The Definitional Ground

In an attempt to infuse the concept of policy over- and underreaction with a robust conceptual identity, that is, one that goes beyond the analytical reach of the terms “too much” and “too soon” or “too little” and “too late” (Walker & Malici, 2011), a few concepts have recently been introduced. Policy overreactions “are policies that impose objective and/or perceived social costs without producing offsetting objective and/or perceived benefits” (Maor, 2012, p. 235). Costs and benefits may be incurred by policymakers, target populations, and/or the general public, depending on whose assessment of policy overreaction, or its lack thereof, is sought by the researcher. In addition, what appears to be an overreaction or underreaction at a certain point in time may differ later as the magnitude of a policy problem or relevant events become more apparent. One manifestation of policy overreaction is the clear-cut concept of policy overinvestment, which occurs “when government overinvests in a single policy instrument beyond its instrumental value in achieving a policy goal” (Jones, Thomas, & Wolfe, 2014, p. 149). A similar distinction applies in the case of policy underreaction, which refers to “systematically slow and/or insufficient response by policymakers to increased risk or opportunity, or no response at all” (Maor, 2014a, p. 426). This implies that it is “a policy whose actual net utility … is smaller than a counterfactual net utility” (Maor, 2014a, p. 428). Adapted from Jones, Thomas, and Wolfe (2014), policy underinvestment occurs when policymakers underinvest in a single policy instrument below its instrumental value in achieving a policy goal. Whereas the definitions of policy over- and underreaction appeal to considerations of public interest broadly defined, including, for example, economic efficiency, social welfare, social justice, sustainability, and individual well-being, the definitions of policy over- and underinvestment, although easily measurable and tractable, often appeal to narrow considerations of economic efficiency.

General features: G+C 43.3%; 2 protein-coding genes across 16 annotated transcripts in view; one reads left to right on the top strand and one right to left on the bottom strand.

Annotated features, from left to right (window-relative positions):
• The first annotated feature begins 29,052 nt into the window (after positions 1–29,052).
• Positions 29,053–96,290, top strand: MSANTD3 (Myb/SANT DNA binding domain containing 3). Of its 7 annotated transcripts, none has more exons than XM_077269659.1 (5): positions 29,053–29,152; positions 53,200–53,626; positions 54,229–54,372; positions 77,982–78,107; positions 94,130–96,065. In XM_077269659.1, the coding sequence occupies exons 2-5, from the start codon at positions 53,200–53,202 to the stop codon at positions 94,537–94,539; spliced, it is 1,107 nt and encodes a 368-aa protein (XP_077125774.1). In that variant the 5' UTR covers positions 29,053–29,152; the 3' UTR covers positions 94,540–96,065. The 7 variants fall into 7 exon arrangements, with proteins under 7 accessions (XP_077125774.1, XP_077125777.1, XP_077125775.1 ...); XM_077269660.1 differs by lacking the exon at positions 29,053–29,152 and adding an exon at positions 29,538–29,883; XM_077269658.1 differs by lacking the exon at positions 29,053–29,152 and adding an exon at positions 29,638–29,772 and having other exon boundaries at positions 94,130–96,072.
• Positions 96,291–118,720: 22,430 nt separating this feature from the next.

Examples of policy over- and underreaction can be gauged following a dilemma faced by policymakers regulating a financial system comprised of a diverse set of financial institutions that provide credit and deposit-like services to households and businesses as well as facilitating financial transactions across the financial system (e.g., banks, insurance companies, pension funds, financial companies, and the like). From the perspective of financial stability, policymakers may limit speculation in a particular area (e.g., the housing market) by imposing restrictions in that particular area. However, doing so may lead financial institutions to adapt to these regulatory changes by relocating particular financial activities in order to bypass the restrictions. Alternatively, policymakers fearful of a financial crisis quickly spreading from a particular area to others because of interconnections may apply a systemic policy tool, such as an increase in the interest rate, to maintain the stability of the financial system. Increasing the interest rate when no evidence exists of salient (known) risk to the stability of the financial system—validated by tools such as an annual stress test for banks—and no financial crisis emerges falls under the category of policy overreaction. An increase in the interest rate in order to curb rapidly escalating risk falls under the category of proportionate response. Regulatory inaction following rapidly escalating risk which leads to systemic financial crisis falls under the category of policy underreaction.